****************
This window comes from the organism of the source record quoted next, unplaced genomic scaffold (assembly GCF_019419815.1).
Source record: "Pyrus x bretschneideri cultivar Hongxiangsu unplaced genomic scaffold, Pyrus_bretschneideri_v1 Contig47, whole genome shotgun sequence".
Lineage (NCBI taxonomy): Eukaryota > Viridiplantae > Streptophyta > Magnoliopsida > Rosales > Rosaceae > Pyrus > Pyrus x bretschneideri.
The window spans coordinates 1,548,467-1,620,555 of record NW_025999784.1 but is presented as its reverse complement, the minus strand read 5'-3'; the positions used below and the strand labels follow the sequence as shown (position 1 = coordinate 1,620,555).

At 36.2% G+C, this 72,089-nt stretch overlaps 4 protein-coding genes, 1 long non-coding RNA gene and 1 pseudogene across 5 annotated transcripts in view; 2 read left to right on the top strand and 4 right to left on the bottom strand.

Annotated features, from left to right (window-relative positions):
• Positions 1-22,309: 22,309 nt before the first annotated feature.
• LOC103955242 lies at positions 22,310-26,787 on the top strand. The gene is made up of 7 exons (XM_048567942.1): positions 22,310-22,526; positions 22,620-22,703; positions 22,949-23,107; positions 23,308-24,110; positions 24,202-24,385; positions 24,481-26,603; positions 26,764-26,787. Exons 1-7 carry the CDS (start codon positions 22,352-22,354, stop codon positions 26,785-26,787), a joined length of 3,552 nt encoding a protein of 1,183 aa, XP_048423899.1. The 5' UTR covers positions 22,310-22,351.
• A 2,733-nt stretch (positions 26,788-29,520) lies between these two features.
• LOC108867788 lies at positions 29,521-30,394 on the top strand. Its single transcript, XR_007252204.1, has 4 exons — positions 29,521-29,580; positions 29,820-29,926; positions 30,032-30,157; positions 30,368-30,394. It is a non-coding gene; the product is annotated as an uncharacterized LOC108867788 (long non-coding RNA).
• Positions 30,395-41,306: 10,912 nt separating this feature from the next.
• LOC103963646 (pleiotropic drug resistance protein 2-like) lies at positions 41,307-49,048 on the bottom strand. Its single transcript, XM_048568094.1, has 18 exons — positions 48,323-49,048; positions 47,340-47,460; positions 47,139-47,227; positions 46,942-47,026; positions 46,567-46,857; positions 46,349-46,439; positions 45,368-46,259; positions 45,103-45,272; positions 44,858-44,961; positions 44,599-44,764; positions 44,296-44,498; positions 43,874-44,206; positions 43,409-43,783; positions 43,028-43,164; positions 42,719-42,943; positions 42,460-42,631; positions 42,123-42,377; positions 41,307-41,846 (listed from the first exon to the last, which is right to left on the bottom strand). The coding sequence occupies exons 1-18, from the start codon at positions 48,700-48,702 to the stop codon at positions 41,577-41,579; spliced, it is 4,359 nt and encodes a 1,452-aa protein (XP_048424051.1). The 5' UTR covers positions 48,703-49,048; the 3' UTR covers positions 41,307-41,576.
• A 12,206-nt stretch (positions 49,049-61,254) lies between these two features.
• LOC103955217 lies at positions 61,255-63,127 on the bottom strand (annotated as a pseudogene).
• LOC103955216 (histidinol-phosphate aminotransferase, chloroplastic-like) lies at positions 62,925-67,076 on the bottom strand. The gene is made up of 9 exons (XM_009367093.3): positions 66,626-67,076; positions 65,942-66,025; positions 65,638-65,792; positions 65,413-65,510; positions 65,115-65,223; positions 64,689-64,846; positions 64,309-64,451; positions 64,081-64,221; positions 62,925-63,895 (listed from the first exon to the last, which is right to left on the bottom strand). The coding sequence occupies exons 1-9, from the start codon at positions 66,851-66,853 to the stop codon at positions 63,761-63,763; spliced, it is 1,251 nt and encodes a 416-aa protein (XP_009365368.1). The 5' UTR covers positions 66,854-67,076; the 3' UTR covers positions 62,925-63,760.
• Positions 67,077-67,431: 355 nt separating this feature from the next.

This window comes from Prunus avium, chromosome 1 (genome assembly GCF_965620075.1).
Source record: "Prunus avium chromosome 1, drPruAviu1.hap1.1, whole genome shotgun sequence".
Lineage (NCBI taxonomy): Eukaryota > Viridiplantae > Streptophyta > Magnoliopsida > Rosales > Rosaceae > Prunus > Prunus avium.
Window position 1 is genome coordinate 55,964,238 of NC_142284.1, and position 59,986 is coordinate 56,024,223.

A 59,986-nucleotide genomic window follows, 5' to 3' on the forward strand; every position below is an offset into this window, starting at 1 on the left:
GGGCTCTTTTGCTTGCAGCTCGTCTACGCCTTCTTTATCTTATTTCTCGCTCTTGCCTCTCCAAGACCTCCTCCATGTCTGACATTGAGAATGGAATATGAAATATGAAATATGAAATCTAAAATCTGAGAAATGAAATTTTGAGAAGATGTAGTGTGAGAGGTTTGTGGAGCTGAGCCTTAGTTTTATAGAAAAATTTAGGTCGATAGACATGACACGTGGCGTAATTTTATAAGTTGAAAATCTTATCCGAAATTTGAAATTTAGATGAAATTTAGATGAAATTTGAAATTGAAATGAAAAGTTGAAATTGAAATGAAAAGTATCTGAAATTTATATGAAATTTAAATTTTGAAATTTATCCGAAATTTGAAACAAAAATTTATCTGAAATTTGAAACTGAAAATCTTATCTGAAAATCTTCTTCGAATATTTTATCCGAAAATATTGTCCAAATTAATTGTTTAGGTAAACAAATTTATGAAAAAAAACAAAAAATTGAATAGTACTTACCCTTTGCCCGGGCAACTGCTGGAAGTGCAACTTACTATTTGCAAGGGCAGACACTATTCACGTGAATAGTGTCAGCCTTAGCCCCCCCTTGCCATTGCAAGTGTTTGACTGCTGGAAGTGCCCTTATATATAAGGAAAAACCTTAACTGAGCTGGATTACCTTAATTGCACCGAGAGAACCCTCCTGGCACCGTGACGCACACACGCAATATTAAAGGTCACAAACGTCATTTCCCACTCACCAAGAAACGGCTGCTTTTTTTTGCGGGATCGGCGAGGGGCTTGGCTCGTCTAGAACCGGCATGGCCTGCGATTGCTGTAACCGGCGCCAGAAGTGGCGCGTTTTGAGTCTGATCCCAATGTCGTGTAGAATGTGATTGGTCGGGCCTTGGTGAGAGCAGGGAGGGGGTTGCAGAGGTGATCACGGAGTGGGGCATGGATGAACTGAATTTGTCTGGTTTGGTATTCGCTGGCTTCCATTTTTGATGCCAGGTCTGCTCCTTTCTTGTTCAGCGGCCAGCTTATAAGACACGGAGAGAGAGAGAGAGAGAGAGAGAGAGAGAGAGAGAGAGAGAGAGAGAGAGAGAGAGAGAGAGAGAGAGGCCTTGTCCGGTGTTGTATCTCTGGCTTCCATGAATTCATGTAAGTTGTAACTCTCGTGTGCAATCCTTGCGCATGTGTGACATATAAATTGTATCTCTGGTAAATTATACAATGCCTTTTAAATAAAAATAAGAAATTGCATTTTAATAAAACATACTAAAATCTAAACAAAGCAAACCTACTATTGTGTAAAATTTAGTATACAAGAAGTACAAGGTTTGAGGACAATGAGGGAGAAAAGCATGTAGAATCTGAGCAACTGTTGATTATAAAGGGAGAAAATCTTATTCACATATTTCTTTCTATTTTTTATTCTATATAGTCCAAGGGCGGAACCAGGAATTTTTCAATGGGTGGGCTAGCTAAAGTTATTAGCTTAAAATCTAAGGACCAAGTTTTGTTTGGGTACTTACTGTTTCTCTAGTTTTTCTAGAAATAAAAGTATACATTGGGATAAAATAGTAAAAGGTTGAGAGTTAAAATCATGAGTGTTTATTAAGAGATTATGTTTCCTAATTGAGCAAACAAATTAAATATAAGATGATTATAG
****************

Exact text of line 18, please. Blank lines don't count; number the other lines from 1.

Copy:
Source record: "Prunus avium chromosome 1, drPruAviu1.hap1.1, whole genome shotgun sequence".